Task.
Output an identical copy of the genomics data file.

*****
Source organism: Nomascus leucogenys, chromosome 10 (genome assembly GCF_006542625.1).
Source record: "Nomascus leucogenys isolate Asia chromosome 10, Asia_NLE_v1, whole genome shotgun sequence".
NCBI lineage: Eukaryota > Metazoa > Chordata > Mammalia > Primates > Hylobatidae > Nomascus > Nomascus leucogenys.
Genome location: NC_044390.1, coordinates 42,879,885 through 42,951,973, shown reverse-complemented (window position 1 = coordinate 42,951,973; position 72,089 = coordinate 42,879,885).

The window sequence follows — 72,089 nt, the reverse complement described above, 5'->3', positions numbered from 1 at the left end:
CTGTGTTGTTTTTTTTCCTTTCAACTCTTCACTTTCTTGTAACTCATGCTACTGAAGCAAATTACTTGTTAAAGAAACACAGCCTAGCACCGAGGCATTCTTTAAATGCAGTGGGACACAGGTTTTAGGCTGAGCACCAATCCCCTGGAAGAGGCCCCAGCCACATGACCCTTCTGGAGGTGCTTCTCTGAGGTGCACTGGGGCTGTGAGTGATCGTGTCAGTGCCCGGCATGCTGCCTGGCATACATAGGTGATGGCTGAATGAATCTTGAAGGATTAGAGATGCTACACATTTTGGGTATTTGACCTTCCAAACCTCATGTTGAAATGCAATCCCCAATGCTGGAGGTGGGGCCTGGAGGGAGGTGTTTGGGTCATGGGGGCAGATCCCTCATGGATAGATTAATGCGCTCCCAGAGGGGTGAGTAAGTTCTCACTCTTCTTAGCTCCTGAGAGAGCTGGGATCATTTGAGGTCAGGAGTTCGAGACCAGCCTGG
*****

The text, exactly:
Source organism: Nomascus leucogenys, chromosome 10 (genome assembly GCF_006542625.1).
Source record: "Nomascus leucogenys isolate Asia chromosome 10, Asia_NLE_v1, whole genome shotgun sequence".
NCBI lineage: Eukaryota > Metazoa > Chordata > Mammalia > Primates > Hylobatidae > Nomascus > Nomascus leucogenys.
Genome location: NC_044390.1, coordinates 42,879,885 through 42,951,973, shown reverse-complemented (window position 1 = coordinate 42,951,973; position 72,089 = coordinate 42,879,885).

The window sequence follows — 72,089 nt, the reverse complement described above, 5'->3', positions numbered from 1 at the left end:
CTGTGTTGTTTTTTTTCCTTTCAACTCTTCACTTTCTTGTAACTCATGCTACTGAAGCAAATTACTTGTTAAAGAAACACAGCCTAGCACCGAGGCATTCTTTAAATGCAGTGGGACACAGGTTTTAGGCTGAGCACCAATCCCCTGGAAGAGGCCCCAGCCACATGACCCTTCTGGAGGTGCTTCTCTGAGGTGCACTGGGGCTGTGAGTGATCGTGTCAGTGCCCGGCATGCTGCCTGGCATACATAGGTGATGGCTGAATGAATCTTGAAGGATTAGAGATGCTACACATTTTGGGTATTTGACCTTCCAAACCTCATGTTGAAATGCAATCCCCAATGCTGGAGGTGGGGCCTGGAGGGAGGTGTTTGGGTCATGGGGGCAGATCCCTCATGGATAGATTAATGCGCTCCCAGAGGGGTGAGTAAGTTCTCACTCTTCTTAGCTCCTGAGAGAGCTGGGATCATTTGAGGTCAGGAGTTCGAGACCAGCCTGG